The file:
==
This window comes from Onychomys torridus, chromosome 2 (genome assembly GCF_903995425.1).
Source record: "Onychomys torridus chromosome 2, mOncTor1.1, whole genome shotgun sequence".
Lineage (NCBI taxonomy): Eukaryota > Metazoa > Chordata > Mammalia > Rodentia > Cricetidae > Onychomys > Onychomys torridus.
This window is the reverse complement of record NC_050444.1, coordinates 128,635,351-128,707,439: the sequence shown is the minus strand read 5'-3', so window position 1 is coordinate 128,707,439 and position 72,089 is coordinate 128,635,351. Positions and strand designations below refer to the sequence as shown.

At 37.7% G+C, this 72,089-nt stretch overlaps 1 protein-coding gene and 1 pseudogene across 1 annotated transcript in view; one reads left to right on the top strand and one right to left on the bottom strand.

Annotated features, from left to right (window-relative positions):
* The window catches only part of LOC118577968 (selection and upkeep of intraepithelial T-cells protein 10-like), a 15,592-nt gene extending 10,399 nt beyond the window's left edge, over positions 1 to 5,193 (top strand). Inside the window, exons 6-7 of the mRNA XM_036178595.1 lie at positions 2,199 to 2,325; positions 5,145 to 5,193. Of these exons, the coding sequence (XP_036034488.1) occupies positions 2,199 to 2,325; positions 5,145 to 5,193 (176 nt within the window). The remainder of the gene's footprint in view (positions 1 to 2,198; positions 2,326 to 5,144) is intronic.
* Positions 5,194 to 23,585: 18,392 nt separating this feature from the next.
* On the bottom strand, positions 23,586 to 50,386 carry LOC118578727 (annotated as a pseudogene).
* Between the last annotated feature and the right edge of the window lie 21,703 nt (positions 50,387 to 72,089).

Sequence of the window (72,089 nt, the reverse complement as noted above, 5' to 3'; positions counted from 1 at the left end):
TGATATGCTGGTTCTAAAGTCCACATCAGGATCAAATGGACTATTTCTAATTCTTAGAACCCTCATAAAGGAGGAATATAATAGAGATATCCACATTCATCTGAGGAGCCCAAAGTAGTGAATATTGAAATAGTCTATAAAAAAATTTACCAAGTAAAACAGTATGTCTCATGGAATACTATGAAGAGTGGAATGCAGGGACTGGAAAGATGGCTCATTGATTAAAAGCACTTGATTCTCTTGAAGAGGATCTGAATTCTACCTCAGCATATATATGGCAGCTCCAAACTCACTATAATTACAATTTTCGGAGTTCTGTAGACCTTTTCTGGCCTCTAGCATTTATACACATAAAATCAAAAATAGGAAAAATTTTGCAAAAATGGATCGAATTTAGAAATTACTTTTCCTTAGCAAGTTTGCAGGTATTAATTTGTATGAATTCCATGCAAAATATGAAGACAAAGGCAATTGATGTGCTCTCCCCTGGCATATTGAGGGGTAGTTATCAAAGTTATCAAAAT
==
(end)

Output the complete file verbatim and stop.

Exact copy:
This window comes from Onychomys torridus, chromosome 2 (genome assembly GCF_903995425.1).
Source record: "Onychomys torridus chromosome 2, mOncTor1.1, whole genome shotgun sequence".
Lineage (NCBI taxonomy): Eukaryota > Metazoa > Chordata > Mammalia > Rodentia > Cricetidae > Onychomys > Onychomys torridus.
This window is the reverse complement of record NC_050444.1, coordinates 128,635,351-128,707,439: the sequence shown is the minus strand read 5'-3', so window position 1 is coordinate 128,707,439 and position 72,089 is coordinate 128,635,351. Positions and strand designations below refer to the sequence as shown.

At 37.7% G+C, this 72,089-nt stretch overlaps 1 protein-coding gene and 1 pseudogene across 1 annotated transcript in view; one reads left to right on the top strand and one right to left on the bottom strand.

Annotated features, from left to right (window-relative positions):
* The window catches only part of LOC118577968 (selection and upkeep of intraepithelial T-cells protein 10-like), a 15,592-nt gene extending 10,399 nt beyond the window's left edge, over positions 1 to 5,193 (top strand). Inside the window, exons 6-7 of the mRNA XM_036178595.1 lie at positions 2,199 to 2,325; positions 5,145 to 5,193. Of these exons, the coding sequence (XP_036034488.1) occupies positions 2,199 to 2,325; positions 5,145 to 5,193 (176 nt within the window). The remainder of the gene's footprint in view (positions 1 to 2,198; positions 2,326 to 5,144) is intronic.
* Positions 5,194 to 23,585: 18,392 nt separating this feature from the next.
* On the bottom strand, positions 23,586 to 50,386 carry LOC118578727 (annotated as a pseudogene).
* Between the last annotated feature and the right edge of the window lie 21,703 nt (positions 50,387 to 72,089).

Sequence of the window (72,089 nt, the reverse complement as noted above, 5' to 3'; positions counted from 1 at the left end):
TGATATGCTGGTTCTAAAGTCCACATCAGGATCAAATGGACTATTTCTAATTCTTAGAACCCTCATAAAGGAGGAATATAATAGAGATATCCACATTCATCTGAGGAGCCCAAAGTAGTGAATATTGAAATAGTCTATAAAAAAATTTACCAAGTAAAACAGTATGTCTCATGGAATACTATGAAGAGTGGAATGCAGGGACTGGAAAGATGGCTCATTGATTAAAAGCACTTGATTCTCTTGAAGAGGATCTGAATTCTACCTCAGCATATATATGGCAGCTCCAAACTCACTATAATTACAATTTTCGGAGTTCTGTAGACCTTTTCTGGCCTCTAGCATTTATACACATAAAATCAAAAATAGGAAAAATTTTGCAAAAATGGATCGAATTTAGAAATTACTTTTCCTTAGCAAGTTTGCAGGTATTAATTTGTATGAATTCCATGCAAAATATGAAGACAAAGGCAATTGATGTGCTCTCCCCTGGCATATTGAGGGGTAGTTATCAAAGTTATCAAAAT